Think you don’t have to worry about identity theft for your kids? The fact is more than 19,000 cases of child identity theft were reported in 2011, up from about 6,000 in 2003, according to the Federal Trade Commission. How does this occur to children, who typically don’t even have a bank account? Every day many parents send their children to school and child care with personal information in their backpacks. Backpacks are typically hung out of sight for hours or information can end up in desks for days, providing ample opportunity for identity thieves. How can you tell if your child’s ID has been stolen? If your child begins to receive suspicious mail, like pre-approved credit cards and other financial offers normally sent to adults, his identity might have been compromised. Also, a child should never have a credit history until they are older and actually have financial accounts. If you suspect that identity thieves may have targeted your child, complete a secure Child Identity Theft Inquiry Form at TransUnion will investigate the existence of a potential credit file in your child’s name, and after the search is complete, respond to you at the email address you provide. If a file is located in your child’s name, additional information will be asked for in order to proceed with steps to protect your child from any impact associated with this fraudulent activity.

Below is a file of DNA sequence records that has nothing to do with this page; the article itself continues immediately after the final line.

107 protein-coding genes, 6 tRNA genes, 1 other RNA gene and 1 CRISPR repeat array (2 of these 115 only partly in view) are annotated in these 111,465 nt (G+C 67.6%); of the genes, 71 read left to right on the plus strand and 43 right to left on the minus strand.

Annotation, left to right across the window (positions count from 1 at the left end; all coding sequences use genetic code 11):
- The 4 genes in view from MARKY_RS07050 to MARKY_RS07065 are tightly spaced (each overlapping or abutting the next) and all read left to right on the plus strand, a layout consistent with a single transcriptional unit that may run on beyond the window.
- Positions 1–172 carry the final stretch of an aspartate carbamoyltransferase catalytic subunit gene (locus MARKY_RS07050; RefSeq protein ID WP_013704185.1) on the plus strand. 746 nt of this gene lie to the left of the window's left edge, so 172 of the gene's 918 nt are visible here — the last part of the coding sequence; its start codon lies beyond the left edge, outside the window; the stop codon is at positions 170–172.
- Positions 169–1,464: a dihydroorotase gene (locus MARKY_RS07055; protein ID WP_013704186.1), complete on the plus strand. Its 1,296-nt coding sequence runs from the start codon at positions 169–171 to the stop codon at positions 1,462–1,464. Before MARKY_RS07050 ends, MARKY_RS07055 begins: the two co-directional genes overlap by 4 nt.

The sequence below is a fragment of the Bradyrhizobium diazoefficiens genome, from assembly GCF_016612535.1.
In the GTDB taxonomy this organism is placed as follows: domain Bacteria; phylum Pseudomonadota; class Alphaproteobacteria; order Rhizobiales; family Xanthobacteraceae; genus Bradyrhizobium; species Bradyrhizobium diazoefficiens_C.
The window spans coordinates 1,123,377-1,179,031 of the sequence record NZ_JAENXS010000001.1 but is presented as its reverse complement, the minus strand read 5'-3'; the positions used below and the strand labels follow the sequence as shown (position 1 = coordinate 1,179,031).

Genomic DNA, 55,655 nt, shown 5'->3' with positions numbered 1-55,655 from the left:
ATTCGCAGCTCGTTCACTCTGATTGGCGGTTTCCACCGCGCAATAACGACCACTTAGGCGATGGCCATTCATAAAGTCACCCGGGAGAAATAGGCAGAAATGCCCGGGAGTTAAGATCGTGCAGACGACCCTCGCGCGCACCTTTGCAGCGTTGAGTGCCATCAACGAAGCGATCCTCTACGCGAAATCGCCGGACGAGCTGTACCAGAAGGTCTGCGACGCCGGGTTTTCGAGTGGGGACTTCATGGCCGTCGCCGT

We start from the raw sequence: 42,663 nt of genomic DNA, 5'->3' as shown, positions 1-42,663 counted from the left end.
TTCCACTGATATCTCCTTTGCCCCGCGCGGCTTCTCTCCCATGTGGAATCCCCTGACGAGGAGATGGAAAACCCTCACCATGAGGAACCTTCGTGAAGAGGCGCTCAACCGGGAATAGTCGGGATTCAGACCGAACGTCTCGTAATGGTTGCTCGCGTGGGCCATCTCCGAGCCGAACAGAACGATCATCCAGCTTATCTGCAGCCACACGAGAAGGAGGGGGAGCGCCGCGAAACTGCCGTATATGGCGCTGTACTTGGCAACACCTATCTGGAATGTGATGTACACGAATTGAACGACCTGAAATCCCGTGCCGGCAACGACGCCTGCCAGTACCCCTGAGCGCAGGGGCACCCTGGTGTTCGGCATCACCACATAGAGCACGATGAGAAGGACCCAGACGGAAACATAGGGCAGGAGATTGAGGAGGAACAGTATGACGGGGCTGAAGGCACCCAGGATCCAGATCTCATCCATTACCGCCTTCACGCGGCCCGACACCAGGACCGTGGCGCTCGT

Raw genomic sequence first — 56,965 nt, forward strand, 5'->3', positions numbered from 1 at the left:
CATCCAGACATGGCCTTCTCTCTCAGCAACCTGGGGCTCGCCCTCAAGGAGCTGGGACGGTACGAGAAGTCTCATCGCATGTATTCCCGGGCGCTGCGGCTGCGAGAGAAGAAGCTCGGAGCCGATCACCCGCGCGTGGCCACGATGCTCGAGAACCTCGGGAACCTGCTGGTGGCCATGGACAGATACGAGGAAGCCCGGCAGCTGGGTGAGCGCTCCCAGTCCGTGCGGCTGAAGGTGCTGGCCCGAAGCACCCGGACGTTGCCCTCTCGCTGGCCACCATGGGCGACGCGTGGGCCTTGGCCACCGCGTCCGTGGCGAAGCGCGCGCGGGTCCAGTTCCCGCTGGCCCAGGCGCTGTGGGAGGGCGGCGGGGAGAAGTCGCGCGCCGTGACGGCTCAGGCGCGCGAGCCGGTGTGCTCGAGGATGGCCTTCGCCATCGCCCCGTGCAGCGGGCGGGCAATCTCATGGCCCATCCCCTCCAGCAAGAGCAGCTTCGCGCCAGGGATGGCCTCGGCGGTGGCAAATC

Identity theft

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Advertising Supplement to the Sun Journal, Lewiston, Maine, Sunday, October 7, 2012

Identity theft from page 2

cur. The service also includes monitoring for changes in your credit, new addresses registered with the postal service, court records and non-credit loans not reported to the credit bureaus. If ID theft does happen, you won’t be alone. TransUnion will help you restore your good name and also help you cancel stolen items from your wallet and obtain new ones.